The Rockers vs. Power and Glory
Hercules’ beardless, balding mullet look is really bad. He looks older than his mid-30’s because of it. The Rockers use their speed to out shine the muscle heads early on. The heels use some double teaming of their own to spin the momentum of the match to their favor as Marty Jannetty falls into the role of the face in peril. He tries to survive the physical punishment put forth by the rugged baddies.
Marty sells big, doing several 360 bumps off of clotheslines from his opponents. Hercules doesn’t take Jannetty’s ability to absorb punishment too seriously as he makes several arrogant covers that fail to secure victory. Roma misses a corner charge and the crowd gets excited, standing on their feet with anticipation of Michaels getting the tag.
Shawn tears through both heels, with Jannetty coming in to help. They set Roma up for the double fist drop, but Slick interferes. The Rockers chase him around ringside and get themselves counted out. The Rockers herd the heels from the ring to earn the time to celebrate despite their loss.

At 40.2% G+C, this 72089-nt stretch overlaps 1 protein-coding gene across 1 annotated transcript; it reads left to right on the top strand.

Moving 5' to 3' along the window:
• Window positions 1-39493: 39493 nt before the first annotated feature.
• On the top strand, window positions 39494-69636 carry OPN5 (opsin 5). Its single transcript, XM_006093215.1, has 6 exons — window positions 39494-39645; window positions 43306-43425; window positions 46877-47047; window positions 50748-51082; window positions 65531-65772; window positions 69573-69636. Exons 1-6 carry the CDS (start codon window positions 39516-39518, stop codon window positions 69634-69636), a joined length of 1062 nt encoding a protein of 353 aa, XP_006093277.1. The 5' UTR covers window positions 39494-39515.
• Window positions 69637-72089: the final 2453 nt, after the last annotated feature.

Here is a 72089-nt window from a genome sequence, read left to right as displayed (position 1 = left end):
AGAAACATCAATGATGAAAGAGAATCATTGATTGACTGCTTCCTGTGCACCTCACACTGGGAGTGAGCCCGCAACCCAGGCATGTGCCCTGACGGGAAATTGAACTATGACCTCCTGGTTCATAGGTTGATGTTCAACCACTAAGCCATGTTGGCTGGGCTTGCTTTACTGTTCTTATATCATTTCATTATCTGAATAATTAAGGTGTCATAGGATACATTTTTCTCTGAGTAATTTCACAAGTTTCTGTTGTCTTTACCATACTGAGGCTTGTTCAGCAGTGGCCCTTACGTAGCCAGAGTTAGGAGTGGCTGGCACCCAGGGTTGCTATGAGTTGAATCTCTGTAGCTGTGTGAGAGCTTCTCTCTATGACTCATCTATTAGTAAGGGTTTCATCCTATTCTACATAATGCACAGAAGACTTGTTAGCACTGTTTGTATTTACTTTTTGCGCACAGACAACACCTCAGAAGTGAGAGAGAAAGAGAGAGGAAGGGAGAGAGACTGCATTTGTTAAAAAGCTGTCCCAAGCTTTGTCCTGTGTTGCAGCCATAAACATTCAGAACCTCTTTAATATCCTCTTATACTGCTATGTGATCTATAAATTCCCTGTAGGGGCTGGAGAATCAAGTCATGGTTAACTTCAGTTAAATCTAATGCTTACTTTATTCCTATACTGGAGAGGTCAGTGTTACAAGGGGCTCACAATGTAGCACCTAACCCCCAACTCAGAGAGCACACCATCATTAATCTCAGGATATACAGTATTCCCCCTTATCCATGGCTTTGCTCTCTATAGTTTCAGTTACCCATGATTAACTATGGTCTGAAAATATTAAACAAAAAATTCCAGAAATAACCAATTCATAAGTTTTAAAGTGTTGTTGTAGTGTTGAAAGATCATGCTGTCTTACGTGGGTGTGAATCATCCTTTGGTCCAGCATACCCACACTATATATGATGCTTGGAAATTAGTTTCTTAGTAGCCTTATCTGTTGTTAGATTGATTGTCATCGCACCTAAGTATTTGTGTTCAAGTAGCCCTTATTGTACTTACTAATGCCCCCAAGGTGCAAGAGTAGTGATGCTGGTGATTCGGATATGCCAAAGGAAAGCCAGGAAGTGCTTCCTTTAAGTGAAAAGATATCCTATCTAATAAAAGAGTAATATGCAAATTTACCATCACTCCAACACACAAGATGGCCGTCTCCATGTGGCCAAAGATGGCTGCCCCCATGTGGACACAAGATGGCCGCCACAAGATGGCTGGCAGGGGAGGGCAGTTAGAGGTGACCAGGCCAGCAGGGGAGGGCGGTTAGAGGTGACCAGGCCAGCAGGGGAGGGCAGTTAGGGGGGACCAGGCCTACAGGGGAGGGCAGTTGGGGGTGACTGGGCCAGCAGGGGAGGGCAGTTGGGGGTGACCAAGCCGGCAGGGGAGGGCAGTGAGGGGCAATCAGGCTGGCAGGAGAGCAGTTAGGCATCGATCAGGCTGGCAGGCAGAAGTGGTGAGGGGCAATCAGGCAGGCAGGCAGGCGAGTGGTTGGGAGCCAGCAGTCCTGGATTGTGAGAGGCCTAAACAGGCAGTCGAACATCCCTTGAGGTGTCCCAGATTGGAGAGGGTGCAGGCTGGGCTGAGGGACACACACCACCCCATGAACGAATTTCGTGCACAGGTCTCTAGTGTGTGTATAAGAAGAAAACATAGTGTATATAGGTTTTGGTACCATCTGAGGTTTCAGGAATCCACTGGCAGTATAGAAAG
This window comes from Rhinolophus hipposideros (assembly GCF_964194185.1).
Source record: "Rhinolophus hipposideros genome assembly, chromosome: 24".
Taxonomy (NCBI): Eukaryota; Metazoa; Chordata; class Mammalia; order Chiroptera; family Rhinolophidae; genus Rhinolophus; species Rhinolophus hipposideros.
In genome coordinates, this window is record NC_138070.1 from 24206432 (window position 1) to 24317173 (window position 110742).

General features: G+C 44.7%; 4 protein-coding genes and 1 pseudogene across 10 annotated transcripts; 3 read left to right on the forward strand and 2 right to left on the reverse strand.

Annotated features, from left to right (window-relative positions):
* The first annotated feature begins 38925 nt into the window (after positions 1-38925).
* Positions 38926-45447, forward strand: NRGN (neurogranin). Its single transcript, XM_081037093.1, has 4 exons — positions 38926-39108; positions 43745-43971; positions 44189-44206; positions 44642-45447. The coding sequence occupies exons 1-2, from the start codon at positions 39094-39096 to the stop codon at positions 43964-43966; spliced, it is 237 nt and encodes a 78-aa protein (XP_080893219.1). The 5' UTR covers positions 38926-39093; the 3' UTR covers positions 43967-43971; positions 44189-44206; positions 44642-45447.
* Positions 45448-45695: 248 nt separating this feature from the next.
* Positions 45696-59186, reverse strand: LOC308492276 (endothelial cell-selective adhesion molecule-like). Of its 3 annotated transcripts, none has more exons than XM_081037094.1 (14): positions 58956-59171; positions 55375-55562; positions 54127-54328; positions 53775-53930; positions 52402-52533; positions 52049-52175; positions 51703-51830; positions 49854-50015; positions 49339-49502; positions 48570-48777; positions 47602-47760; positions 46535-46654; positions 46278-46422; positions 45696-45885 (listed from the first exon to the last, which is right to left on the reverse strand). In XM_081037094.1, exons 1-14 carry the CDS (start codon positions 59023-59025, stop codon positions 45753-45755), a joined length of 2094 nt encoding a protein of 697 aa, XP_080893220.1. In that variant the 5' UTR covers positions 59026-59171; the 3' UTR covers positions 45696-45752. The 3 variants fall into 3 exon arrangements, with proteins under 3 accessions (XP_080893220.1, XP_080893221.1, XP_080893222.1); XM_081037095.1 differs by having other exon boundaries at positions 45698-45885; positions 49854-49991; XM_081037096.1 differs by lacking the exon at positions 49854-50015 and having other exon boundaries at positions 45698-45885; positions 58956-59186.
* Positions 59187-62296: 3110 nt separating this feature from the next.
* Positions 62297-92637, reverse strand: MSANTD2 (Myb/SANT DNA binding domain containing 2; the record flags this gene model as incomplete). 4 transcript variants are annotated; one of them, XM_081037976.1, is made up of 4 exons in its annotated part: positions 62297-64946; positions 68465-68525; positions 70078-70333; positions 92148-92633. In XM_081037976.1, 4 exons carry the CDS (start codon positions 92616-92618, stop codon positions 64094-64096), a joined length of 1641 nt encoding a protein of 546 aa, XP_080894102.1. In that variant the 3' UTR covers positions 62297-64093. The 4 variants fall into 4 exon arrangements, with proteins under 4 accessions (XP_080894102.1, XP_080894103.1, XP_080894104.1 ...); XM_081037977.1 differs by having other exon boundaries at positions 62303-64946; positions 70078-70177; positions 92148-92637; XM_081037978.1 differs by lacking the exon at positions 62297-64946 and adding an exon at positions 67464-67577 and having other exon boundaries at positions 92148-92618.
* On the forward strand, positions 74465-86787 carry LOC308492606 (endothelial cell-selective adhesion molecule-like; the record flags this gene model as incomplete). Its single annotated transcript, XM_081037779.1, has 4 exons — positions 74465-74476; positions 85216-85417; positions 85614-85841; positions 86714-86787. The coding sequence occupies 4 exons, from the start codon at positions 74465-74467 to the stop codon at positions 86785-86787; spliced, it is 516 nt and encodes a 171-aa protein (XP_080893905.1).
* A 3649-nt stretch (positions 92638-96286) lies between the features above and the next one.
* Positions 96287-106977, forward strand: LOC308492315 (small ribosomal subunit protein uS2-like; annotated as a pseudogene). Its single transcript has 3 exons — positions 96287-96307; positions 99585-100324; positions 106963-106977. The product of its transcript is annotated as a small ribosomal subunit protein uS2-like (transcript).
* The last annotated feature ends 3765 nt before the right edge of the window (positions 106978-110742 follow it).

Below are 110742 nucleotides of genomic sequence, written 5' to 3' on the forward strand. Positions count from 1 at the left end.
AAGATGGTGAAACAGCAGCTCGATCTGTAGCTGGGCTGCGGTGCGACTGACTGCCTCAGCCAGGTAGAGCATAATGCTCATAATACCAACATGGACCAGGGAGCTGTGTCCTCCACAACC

I find it interesting that they chose to air the Rockers losing to a team that was no longer being pushed by the time this video made air. I realize that this was probably in the can for a good six months, probably being taped at the height of this feud.
“The Texas Tornado” Kerry Von Erich vs. “Million Dollar Man” Ted Dibiase
Dibiase is all alone, marking this TV taping as having taken place between the Royal Rumble ’91 and Wrestlemania 7, where Sherri joined him. Von Erich introduces Virgil to rattle Dibiase, and the fans give him a big hand. Von Erich gets the jump on Dibiase, as the Million Dollar Man is mouthing off to his former bodyguard.